What’s a Dirty Little Secret in your industry? Is there a way to exploit it? Or, do you need to debunk it as a myth?
Follow me as I blog my way through my book: 99 Questions to Jump Start Your Partner Channel Brain.
Dirty little secrets are not limited to TV soap operas and Perry Mason’s defense of Harlan Merrill in The Case of the Renegade Refugee (a terrific episode, btw).
If you’ve ever interviewed for a job where a rosy picture is painted for you and then, after joining the firm, experience Hell on earth, you know what I’m talking about.
Every industry and market (and dare I say, company) holds a dirty little secret, known only to insiders and current and past customers. Woe to Prospects who look to a new vendor with less than open eyes, anticipating nirvana. Watch out, there’s a giant banana peel in your path on the other side of “Yes.”
Illegal Dirty Little Secrets
There are dirty little secrets that are just plain illegal. Case-in-point: age discrimination.
In a PBS interview, Nick Corcodilos, host of Ask The Headhunter® and author of How Can I Change Careers? was asked about the pervasiveness of age discrimination in larger corporations. As it turns out, it’s one of the “dirty little secrets” most people in corporations know exists but won’t acknowledge publicly.
Mr. Corcodilos states, “Discrimination against older job candidates is an unwritten policy. As I’ve suggested before, a person has choices. You can take them to court and sue if you can afford it. But most can’t… While some employers are just so biased against older workers that it’s not worth even acknowledging them, some are passively discriminatory. That is, they do it because it’s become habit.”
Nick offers terrific advice in his interview and is worth checking out if you are of that certain age and seeking new horizons.
Good Guys vs. Bad Guys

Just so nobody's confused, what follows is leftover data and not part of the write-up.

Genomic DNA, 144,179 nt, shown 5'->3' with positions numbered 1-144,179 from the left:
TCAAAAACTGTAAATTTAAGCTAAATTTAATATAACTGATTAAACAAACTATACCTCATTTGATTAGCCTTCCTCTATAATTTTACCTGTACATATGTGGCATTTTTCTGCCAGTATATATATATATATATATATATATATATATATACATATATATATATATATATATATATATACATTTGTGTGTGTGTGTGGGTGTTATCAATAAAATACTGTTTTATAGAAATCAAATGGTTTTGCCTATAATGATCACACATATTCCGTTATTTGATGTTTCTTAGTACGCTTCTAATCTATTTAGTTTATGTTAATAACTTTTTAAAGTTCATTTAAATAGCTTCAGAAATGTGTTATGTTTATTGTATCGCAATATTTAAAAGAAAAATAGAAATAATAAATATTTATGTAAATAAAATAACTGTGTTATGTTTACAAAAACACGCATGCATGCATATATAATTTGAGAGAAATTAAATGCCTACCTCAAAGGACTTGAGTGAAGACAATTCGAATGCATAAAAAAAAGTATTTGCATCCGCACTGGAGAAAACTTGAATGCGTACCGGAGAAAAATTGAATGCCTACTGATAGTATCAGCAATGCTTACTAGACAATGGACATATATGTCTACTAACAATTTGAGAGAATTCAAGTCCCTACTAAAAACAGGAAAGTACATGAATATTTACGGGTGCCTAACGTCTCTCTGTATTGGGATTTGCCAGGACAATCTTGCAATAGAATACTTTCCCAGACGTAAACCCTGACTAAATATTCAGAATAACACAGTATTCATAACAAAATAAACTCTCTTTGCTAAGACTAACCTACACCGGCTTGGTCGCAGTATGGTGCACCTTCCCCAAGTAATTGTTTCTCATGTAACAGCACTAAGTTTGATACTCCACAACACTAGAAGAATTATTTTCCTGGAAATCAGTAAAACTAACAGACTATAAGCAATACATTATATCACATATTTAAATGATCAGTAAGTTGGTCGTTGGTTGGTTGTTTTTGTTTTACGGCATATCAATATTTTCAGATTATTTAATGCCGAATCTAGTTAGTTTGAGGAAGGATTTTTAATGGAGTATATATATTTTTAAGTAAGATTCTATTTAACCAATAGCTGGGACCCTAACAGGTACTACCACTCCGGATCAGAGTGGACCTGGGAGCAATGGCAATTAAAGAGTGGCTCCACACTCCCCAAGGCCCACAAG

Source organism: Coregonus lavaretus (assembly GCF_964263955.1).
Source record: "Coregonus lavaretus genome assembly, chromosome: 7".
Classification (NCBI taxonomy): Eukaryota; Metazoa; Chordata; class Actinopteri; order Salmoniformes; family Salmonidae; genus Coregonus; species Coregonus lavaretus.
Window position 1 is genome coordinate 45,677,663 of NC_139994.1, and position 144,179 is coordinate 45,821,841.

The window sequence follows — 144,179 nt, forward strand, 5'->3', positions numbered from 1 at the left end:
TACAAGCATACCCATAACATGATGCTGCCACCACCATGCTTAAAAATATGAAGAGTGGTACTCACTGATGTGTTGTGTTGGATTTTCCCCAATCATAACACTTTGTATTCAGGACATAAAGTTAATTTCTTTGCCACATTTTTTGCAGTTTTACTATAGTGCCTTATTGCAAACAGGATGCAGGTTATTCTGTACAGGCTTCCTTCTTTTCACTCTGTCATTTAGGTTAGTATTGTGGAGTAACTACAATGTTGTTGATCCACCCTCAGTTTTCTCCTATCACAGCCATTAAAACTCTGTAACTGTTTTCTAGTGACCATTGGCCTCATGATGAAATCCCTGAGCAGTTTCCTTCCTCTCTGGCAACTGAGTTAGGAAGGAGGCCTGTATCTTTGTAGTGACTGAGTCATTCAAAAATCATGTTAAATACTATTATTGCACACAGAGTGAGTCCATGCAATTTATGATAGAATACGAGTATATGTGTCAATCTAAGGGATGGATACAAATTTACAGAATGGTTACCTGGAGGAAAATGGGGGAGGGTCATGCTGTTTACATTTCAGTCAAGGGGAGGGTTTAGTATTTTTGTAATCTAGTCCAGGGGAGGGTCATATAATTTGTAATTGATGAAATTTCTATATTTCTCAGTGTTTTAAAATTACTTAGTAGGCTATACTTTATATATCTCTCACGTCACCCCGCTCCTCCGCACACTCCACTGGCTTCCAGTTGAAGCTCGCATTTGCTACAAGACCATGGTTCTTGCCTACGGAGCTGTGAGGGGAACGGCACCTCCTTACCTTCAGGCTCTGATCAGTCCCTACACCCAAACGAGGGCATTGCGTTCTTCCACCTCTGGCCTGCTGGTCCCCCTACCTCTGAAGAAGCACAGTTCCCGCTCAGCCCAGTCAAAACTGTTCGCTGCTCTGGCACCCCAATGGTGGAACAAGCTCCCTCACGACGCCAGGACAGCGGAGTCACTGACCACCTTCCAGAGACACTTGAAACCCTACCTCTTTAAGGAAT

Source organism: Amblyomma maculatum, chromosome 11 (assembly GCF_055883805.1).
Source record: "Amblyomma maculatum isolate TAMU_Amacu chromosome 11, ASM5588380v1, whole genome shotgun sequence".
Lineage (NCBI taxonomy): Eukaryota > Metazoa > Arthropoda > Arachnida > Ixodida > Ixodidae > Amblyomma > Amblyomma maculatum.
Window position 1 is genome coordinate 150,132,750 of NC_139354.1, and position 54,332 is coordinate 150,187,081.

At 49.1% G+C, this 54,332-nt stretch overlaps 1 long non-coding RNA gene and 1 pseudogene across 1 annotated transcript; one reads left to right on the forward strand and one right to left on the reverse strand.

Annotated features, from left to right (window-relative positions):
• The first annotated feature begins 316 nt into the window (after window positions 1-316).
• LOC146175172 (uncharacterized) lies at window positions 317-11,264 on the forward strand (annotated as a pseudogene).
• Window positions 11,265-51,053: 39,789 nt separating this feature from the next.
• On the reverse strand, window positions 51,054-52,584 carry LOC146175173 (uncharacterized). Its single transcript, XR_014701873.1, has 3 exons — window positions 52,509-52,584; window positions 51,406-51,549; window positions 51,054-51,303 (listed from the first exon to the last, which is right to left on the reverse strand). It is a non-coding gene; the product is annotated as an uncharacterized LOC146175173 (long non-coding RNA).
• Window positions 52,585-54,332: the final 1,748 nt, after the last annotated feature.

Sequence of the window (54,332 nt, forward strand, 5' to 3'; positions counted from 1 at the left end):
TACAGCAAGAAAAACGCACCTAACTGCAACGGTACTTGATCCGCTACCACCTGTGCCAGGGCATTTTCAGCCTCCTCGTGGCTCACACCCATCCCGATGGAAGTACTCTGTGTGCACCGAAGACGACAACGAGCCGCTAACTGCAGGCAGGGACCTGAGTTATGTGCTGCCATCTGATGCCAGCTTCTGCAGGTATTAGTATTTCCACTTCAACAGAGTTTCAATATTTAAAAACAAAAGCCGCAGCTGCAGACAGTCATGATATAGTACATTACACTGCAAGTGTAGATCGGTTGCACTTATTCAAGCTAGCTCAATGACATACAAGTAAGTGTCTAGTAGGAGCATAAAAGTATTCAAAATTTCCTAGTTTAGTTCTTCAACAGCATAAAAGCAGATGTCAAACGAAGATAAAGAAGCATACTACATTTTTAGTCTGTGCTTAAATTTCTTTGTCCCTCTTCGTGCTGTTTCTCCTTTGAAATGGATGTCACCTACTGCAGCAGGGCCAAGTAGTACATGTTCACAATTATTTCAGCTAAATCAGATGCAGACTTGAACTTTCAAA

People who know an industry’s dirty little secrets roughly fall into two categories.
On one hand you have the modern-day carpetbaggers. These are the guys who promise the moon during the sales process and get away with it because customers are just plain naïve and trusting…to a fault.
You see this all the time with web hosting companies that promise unlimited bandwidth and storage for $4.99/mo and get away with it because 95% of all websites have so little traffic the upper, unlimited bounds never get tested.
Once you do, say during a new product release, you realize you’ve been taken for an expensive ride on the road of missed opportunities with prospective customers who couldn’t get to your web page on launch day.
On the other hand there are authentic, subject-matter experts who provide real-world insight. These are the folks who let you finish your sentence and then—almost like a best friend—explain your misguided logic and assumptions.
Using Dirty Little Industry-Secrets as Sales Leverage
What do you do if you are one of the heroes? The good guys? How can you help Prospects without sounding like a know-it-all or industry critic?
Known for their process, procedures and detailed documentation, Computer Recycling USA securely disposes of IT assets for F1000 firms and any company with valuable brand equity. Their clients would suffer negative legal, financial and reputation consequences if customer or user-data was somehow compromised in the process of disposing and recycling hard drives, servers, laptops and desktop PCs.
Bottom line: Their clients don’t want to be the lead story on 60 Minutes. Ever. Not today or 10 years from now when a “destroyed” hard drive magically reappears on eBay (with the original data intact!).